• Post Reply Bookmark Topic Watch Topic
  • New Topic
permaculture forums growies critters building homesteading energy monies living kitchen purity ungarbage community wilderness fiber arts art permaculture artisans regional education experiences global resources the cider press projects digital market permies.com all forums
this forum made possible by our volunteer staff, including ...
master stewards:
  • Nicole Alderman
  • raven ranson
stewards:
  • paul wheaton
  • Jocelyn Campbell
  • Julia Winter
garden masters:
  • Anne Miller
  • Pearl Sutton
  • thomas rubino
  • Bill Crim
  • Kim Goodwin
  • Joylynn Hardesty
gardeners:
  • Amit Enventres
  • Mike Jay
  • Dan Boone

composting toxic plants  RSS feed

 
Posts: 300
Location: CT zone 5b
7
  • Mark post as helpful
  • send pies
  • Quote
  • Report post to moderator
I'm so glad David is here and I can ask this- I have tons of yews that I'm removing, but worry about residual toxicity as they decay. I've mostly been shredding/ chipping the branches and needles. Will the taxine ever break down?

I'm also growing castor beans and don't know what I'm gonna do with the plant residue. Looking for suggestions! Thanks
 
gardener
Posts: 583
Location: Equatorial tropics
62
books forest garden
  • Mark post as helpful
  • send pies
  • Quote
  • Report post to moderator
Hi Will,

I actually use castor as a chop-and-drop plant in my food forest and haven't heard of any issues with its toxicity persisting long-term.

As for yews, I admit my ignorance as to the decay rate of the taxine alkaloid in the soil; however, nature recycles yews all the time. So long as you don't eat the compost, I wouldn't worry about it.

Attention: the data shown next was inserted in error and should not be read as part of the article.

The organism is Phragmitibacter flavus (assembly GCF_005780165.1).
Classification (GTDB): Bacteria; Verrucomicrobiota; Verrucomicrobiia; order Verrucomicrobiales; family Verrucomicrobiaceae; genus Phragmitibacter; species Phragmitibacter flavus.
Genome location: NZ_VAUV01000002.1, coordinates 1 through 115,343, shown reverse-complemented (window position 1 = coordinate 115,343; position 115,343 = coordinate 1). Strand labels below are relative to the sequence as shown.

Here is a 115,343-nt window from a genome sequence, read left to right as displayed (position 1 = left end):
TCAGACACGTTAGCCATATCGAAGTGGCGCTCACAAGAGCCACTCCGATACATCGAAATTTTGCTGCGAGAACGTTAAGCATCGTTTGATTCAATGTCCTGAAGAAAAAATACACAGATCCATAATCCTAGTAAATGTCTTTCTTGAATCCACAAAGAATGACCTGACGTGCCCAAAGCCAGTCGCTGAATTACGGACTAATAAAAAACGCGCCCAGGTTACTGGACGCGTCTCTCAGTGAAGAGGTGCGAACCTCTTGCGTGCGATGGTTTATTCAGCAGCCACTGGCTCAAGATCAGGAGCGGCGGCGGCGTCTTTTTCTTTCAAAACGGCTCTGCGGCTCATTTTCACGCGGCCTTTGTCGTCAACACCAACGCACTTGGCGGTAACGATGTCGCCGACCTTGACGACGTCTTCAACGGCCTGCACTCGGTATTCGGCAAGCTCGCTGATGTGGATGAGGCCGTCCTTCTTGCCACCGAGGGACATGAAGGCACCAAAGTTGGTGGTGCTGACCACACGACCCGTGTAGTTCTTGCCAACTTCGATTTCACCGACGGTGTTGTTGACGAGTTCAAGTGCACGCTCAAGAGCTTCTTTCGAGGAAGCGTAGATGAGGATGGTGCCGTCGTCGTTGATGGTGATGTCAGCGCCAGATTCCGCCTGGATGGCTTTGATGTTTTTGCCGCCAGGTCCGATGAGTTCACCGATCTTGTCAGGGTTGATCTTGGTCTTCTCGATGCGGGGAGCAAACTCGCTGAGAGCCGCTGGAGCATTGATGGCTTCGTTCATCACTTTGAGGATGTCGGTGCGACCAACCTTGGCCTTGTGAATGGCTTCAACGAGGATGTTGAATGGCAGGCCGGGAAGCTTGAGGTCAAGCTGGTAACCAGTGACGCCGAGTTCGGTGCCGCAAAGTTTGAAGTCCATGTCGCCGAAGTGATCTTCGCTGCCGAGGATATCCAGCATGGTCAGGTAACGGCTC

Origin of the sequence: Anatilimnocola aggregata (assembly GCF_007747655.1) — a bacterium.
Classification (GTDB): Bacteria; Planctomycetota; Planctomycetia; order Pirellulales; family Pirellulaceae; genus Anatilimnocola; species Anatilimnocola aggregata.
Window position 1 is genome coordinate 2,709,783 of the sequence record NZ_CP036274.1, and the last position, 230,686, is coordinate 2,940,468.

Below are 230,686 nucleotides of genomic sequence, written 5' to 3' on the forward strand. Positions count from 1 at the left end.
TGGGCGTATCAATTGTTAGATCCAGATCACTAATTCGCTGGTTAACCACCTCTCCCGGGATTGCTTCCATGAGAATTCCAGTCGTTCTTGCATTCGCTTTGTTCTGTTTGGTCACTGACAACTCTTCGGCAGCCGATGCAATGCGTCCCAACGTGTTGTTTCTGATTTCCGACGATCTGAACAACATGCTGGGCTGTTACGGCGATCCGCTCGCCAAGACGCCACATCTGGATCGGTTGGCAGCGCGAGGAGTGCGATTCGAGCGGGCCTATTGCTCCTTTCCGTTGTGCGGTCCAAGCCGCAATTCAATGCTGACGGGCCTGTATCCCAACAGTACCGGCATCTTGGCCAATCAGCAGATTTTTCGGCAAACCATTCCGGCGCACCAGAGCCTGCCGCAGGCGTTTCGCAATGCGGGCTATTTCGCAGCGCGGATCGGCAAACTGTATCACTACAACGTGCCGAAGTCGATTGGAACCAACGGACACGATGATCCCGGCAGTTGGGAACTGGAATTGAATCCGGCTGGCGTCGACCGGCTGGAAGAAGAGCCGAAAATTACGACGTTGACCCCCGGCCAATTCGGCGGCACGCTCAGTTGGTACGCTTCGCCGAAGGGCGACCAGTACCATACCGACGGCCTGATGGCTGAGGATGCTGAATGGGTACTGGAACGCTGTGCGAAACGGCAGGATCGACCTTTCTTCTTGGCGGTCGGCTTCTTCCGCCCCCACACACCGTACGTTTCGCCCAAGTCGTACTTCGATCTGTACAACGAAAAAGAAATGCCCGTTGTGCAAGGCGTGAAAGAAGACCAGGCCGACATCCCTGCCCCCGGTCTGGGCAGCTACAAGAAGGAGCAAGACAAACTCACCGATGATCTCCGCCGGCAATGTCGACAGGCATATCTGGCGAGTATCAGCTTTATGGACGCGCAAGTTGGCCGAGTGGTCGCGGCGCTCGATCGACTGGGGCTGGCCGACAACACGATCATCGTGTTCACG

Will Holland
Posts: 300
Location: CT zone 5b
7
  • Mark post as helpful
  • send pies
  • Quote
  • Report post to moderator
I'm mostly worried about picking those substances back up via mushrooms. From what little I've read online, mushrooms will pick up the taxine and make them not safe to eat.

Glad to know the castor residue isn't a big deal!
 
David Good
gardener
Posts: 583
Location: Equatorial tropics
62
books forest garden
  • Mark post as helpful
  • send pies
  • Quote
  • Report post to moderator
@Will

I think we need to call a scientist and find out - "Hi, could you do some lab work on these boletes for me?"
 
Posts: 9
Location: Illinois
food preservation solar wofati
  • Mark post as helpful
  • send pies
  • Quote
  • Report post to moderator
Will,

I am researching a similar question, (and may end up posting here)- in the meantime, I found this.

http://extension.psu.edu/natural-resources/forests/woodpro/technotes/toxicity-of-yew-wood-and-roots
 
What does a metric clock look like? I bet it is nothing like this tiny ad:
Tomatoes! Ha! Anyone can grow that. Amaze your neighbors, grow your own shirt!
https://permies.com/wiki/92731/fiber-arts/Homegrown-Linen-transforming-flaxseed-fibre
  • Post Reply Bookmark Topic Watch Topic
  • New Topic
Boost this thread!